Melbourne Business School News The importance of leadership in saving lives

The importance of leadership in saving lives

Dr Debra O’Brien has made a career out of responding to emergencies and saving lives.


The Assistant Director of Emergency Medicine at Melbourne’s Cabrini Hospital undertook her Senior Executive MBA (SEMBA) at Melbourne Business School to strengthen her ability to lead and manage a team to continue to deliver better health outcomes.

“Health is an area that requires people to step up and provide leadership, and hospital management is critical to empowering clinicians to make decisions that could dramatically improve or save a patient’s life and ensure critical funding is allocated effectively. Without support from senior management, better health outcomes cannot be delivered consistently,” she says.
“It’s increasingly important that clinicians be involved in healthcare leadership, but you need the right skills and frameworks to be an effective leader. That’s where my MBA has and continues to help me.”
Government figures show that Australia urgently needs better health managers and leaders to deal with rising healthcare costs associated with increases in our ageing population and prevalence of disease. Between 2009 and 2014, the number of emergency department presentations increased by 20.7 per cent, with 7.2 million visits in 2013-14, when Australia spent $154.6 billion on health.

These statistics can be seen in action at Debra’s workplace, where the demands keep mounting on the time and resources of Debra and her team at the Cabrini Hospital, which had around 24,000 emergency visits in 2015, or more than 65 a day.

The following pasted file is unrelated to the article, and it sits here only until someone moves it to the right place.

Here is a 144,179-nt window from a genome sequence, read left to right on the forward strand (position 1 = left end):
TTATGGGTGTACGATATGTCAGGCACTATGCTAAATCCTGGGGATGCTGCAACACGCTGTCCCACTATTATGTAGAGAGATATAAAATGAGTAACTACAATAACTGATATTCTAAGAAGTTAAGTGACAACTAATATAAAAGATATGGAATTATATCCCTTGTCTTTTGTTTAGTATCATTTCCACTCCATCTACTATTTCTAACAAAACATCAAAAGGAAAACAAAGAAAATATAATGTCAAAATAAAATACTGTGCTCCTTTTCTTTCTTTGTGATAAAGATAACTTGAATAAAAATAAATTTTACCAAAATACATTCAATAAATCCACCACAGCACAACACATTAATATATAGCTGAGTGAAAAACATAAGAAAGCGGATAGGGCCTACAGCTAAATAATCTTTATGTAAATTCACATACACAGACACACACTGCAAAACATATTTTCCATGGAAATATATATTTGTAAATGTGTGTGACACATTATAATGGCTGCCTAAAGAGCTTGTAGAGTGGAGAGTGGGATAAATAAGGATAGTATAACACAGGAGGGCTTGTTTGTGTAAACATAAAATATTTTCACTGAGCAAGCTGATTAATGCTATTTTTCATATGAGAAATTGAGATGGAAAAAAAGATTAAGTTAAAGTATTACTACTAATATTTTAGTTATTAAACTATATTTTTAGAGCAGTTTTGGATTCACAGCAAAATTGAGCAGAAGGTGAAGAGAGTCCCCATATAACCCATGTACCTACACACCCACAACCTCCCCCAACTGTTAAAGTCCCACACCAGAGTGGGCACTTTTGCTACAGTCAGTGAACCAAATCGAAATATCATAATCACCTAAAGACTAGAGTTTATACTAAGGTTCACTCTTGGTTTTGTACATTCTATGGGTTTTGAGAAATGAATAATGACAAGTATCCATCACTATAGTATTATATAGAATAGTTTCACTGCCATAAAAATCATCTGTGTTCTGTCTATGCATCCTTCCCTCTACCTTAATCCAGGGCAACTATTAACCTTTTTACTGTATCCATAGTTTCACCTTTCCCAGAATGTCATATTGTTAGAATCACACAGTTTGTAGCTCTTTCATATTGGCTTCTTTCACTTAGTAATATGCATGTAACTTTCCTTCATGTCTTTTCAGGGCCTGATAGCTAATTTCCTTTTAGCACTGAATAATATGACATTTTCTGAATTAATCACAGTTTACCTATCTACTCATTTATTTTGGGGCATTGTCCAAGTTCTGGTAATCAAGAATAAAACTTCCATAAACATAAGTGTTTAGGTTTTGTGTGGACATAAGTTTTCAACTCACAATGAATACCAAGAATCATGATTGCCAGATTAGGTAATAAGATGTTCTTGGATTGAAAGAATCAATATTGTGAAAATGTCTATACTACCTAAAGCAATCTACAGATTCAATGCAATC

An experienced clinician, Debra transitioned into hospital management at Perth’s Sir Charles Gairdner Hospital, where she headed the emergency medicine department. After taking up her role at Cabrini, she became more conscious of the need to gain business skills to support, manage and lead her team, which faces life and death situations every day.

Debra is grateful for the opportunity to study her SEMBA, which came about when she won the Dean’s Women and Management Scholarship in 2015 thanks to funding from the annual Women and Management Dinner.
“I think being a doctor and receiving the award signals to a lot of women in healthcare that Melbourne Business School not only supports gender diversity but also diversity in industries,” she says.

Dean Zeger Degraeve is proud of the School’s long history of supporting women in management and our growing record of helping healthcare managers like Debra gain world-class business skills.

“Two graduates from our SEMBA class of 2007 are neurologist Christine Kilpatrick, now CEO of Melbourne’s Royal Children's Hospital, and John Fogarty, who heads Perth’s Southern Hospitals and St John of God Murdoch Hospital. And a 2015 SEMBA graduate, former GP John Woodall, is the General Manager of Health Services at the Royal Flying Doctor Service.

“Debra is another shining example of how developing first-class leadership skills can improve outcomes in seemingly non-business areas. She is making a difference in a sector where improved leadership performance is crucial to Australia’s health and continued economic success.”

Hear about more inspiring women like Debra by booking at ticket at the 2016 Women and Management Dinner via